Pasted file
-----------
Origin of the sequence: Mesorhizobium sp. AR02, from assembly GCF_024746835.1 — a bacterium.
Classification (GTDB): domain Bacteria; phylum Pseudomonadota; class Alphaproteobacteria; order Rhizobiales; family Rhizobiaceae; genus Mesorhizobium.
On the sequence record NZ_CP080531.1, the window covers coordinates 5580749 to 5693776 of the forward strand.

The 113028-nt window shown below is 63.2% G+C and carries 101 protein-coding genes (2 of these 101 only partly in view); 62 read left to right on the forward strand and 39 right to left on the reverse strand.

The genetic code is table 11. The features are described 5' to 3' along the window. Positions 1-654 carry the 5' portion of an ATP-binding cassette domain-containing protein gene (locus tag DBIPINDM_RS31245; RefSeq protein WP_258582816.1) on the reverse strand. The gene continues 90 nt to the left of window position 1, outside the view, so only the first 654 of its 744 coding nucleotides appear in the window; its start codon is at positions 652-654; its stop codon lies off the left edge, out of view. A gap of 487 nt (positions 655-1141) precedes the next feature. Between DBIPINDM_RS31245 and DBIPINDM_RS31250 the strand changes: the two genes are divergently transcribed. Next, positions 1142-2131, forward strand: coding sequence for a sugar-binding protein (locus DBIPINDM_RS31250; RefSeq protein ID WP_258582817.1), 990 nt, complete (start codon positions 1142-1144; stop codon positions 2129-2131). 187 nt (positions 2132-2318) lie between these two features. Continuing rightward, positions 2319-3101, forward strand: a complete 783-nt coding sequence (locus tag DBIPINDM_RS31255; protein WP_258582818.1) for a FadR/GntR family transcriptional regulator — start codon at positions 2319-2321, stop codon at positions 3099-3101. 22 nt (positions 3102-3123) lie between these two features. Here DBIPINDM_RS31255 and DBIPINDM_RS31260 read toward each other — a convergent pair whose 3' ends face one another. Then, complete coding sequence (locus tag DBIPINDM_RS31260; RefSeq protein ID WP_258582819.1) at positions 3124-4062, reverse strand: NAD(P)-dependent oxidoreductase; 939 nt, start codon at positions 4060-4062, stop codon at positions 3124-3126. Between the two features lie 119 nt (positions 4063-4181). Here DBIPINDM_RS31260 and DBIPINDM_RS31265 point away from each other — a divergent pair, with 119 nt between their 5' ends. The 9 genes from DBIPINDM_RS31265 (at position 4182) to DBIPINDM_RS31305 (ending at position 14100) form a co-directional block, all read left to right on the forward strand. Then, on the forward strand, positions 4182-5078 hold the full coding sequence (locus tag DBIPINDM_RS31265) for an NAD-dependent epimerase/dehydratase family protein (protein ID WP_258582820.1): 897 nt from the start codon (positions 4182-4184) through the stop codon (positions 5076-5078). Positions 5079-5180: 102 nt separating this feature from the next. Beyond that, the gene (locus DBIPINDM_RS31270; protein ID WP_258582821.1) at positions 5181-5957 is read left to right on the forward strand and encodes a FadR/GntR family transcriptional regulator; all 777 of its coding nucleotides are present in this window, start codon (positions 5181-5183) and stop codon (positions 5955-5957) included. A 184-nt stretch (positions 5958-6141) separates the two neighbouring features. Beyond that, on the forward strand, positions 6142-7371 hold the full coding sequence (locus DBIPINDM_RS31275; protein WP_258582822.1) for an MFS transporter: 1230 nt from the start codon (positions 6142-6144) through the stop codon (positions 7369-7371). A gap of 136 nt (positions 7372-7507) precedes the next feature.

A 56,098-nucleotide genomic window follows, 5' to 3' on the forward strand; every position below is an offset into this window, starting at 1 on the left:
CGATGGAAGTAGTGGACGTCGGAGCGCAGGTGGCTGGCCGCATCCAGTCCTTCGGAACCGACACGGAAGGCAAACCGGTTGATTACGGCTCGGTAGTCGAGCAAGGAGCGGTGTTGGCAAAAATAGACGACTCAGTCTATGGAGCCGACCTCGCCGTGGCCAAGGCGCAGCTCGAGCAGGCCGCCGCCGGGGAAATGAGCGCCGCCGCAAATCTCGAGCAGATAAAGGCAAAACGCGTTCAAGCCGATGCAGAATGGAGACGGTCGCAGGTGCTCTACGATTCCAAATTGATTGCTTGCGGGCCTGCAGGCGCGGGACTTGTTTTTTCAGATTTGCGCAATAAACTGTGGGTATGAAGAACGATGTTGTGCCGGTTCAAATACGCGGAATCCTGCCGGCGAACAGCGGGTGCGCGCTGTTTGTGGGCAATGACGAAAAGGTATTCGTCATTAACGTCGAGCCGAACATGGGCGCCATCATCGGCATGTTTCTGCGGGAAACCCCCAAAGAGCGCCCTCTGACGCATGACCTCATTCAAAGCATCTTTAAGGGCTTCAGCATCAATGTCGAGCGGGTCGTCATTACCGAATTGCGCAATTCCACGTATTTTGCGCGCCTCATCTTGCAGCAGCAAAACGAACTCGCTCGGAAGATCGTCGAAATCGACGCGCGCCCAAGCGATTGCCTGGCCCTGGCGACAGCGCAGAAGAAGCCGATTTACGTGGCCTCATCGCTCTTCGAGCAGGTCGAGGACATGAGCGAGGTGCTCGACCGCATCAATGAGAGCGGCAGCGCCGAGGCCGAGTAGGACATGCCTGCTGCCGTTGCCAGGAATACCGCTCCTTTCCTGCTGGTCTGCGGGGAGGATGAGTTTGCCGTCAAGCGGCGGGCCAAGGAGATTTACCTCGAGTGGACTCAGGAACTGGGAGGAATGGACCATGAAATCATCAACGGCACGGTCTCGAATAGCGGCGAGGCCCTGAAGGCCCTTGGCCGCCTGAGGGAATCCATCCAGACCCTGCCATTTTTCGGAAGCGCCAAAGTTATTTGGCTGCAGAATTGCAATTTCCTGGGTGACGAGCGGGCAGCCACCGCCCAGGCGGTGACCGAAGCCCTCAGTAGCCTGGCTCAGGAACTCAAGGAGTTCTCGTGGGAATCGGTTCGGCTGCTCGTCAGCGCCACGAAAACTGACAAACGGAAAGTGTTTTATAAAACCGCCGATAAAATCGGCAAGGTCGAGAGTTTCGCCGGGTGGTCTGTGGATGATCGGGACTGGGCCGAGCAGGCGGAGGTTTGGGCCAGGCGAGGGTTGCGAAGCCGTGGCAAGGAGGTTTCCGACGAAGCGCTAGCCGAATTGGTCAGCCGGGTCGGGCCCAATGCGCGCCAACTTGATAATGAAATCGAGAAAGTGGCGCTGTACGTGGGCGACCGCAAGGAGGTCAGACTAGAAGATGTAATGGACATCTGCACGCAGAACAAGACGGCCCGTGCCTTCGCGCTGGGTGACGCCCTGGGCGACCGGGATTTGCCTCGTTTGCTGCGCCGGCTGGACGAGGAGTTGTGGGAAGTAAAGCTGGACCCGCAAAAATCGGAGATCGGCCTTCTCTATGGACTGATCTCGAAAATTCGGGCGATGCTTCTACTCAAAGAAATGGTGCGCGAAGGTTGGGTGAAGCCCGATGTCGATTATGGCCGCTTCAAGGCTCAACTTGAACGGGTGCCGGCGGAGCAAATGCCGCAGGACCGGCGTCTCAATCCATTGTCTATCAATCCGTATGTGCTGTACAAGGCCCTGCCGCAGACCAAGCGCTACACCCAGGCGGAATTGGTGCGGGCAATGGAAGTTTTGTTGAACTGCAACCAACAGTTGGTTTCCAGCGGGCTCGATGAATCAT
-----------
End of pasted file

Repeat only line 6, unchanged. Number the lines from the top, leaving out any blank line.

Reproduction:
A 56,098-nucleotide genomic window follows, 5' to 3' on the forward strand; every position below is an offset into this window, starting at 1 on the left: